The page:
Cassandra sighed as she pulled into her parking spot. An empty grocery cart once again blocking her way.
“Hi kitten!” She greeted her sister’s cat as she flicked on the light in their apartment. His high pitched meows meant he was hungry. She threw her obnoxiously big purse on the counter and sorted through the cabinet. One can of cat food left, damn. Cassandra opened the can and placed it on the floor for the cat. He ate it veraciously. She watched him for a minute, intrigued.
Her stomach then growled reminding her that she was hungry herself. She went to the fridge, hoping that food would suddenly be stocked inside. No luck. An overripe banana, old spaghetti, and a half drank bottle of Sunny D. Casandra slammed the fridge.
She loafed on the couch, wondering what they were going to do for dinner. She would probably have to make Mickey Mouse shaped waffles again. She knew her sister didn’t mind, but she was tired of it. She was tired of her living situation. Culinary school isn’t as glamourous when you’re 22 and in debt because of it.
But at age 17, the world was at Cassandra’s fingertips. She graduated early and decided that was her ticket out. Her mother pleaded for her to reconsider; guilting her about the price of college. Cassandra wasn’t going to be convinced though. She was going to go live in California with her secret girlfriend, and become a chef like her grandfather. He was so proud of her.
Where was she now though? Twenty-two years old and trying to figure out how to pay off her root canal procedure. What Cassandra thought was an escape from a life she grew tired of, became nothing but yet another depressing situation. Her girlfriend who also had a boyfriend, broke it off with her after their first rendezvous. The college itself was filled with pretentious rich kids who didn’t know the meaning of failure, humiliation, and desperation. They could only scoff at her past as they wielded their expensive knife sets. They didn’t even know how to use them right, idiots.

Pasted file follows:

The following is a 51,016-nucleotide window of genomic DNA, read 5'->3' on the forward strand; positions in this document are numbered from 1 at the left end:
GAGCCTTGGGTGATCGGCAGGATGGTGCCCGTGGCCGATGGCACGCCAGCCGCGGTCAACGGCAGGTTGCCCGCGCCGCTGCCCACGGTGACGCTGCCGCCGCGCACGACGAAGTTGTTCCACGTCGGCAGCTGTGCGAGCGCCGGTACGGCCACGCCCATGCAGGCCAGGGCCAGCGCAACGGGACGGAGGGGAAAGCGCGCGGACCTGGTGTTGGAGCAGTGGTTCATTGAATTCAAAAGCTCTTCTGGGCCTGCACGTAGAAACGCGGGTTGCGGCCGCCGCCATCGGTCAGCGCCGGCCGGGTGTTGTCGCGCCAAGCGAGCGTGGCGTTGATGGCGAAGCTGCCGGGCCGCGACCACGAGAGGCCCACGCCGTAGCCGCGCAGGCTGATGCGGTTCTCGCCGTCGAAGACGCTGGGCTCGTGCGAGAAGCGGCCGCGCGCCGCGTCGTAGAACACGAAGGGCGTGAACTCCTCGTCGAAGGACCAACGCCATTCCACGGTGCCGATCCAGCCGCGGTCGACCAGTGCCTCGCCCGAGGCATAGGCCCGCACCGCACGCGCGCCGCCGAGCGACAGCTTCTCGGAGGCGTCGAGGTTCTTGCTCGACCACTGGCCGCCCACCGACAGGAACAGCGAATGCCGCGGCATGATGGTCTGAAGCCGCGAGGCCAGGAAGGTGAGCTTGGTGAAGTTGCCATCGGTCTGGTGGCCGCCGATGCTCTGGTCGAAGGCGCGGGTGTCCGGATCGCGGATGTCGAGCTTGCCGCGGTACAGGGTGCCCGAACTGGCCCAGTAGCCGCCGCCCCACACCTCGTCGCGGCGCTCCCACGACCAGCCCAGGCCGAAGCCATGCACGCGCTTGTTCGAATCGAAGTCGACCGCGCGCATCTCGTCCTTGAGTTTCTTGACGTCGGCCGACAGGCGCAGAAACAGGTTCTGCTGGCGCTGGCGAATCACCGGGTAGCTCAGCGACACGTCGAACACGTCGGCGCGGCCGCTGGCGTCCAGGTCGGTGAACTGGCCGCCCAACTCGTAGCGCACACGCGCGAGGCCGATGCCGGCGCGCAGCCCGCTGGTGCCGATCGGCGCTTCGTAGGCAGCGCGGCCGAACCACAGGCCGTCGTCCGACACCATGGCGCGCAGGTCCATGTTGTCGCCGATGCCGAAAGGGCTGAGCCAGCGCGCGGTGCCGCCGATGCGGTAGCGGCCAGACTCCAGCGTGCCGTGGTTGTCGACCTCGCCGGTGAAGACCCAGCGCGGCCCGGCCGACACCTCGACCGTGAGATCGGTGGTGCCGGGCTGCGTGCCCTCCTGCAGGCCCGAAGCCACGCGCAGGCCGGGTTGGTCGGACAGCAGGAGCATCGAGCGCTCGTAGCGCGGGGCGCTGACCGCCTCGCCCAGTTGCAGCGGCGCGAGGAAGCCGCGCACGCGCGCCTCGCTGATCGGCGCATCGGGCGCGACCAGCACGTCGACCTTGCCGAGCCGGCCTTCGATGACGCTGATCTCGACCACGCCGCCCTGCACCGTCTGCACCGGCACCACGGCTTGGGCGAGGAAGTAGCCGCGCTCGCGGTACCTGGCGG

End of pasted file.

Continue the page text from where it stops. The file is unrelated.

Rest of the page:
When life in California became too dreary, Cassandra opted to do her internship back home. But New Mexico isn’t California, and after throwing out spore covered tomatoes, she was fired. Cassandra was fine though. She was working at her dad’s business at the same time and knew this meant she could just do it full time now. Cooking shows were her only retreat into a future she once had locked down. Her grandfather showed his obvious disdain towards her choice.
What would seem like a total let down originally, became the only sure thing in her life. She was good at her job too. A call center for funeral homes, Cassandra knew everything there was to know about this kind of stuff. Of course the calls would become disheartening, but she was raised around death.
Cassandra smiled, almost certain that her own private office was in the near future. Her dad took her aside and said that he was proud of her. Working 80 hours a week chasing a car payment while paying off those crooked dentists. She persevered despite what could have been seen as an utter failure. Cassandra did go through a pity period though, crying, drinking, and finding love in the wrong people. But California was merely a memory at this point, and not a bad one at that.
She grinded her teeth out of habit and sat back up. If she was going to make waffles for the fifteenth millionth time, she was at least going to make them the best she ever could. However, she wanted a cigarette first and headed out to the porch.
She lit the cancer stick and stared out to the greying sky. As she ashed her cigarette, she watched the neighbor kids push around the broken grocery cart. Cassandra laughed to herself. Sometimes we don’t need to fix the things that are broken, as long as they can still run. Even though life could be disappointing, she was still going to be the best she ever could be. No matter what that entailed.
People like Cassandra, are few and far between. Her story doesn’t end with her achieving her wildest dreams, but with an appreciation of the many struggles she has and will face. Life wasn’t laden with let downs, but challenges. With full determination, Cassandra knew she would always overcome these periods in her life.
Those kids who had the nicest of knives, would never know the joys of pushing a broken grocery cart. Life wasn’t over, and neither was the fight. But with nicotine on her breath, she scoffed.
“Bring it on.”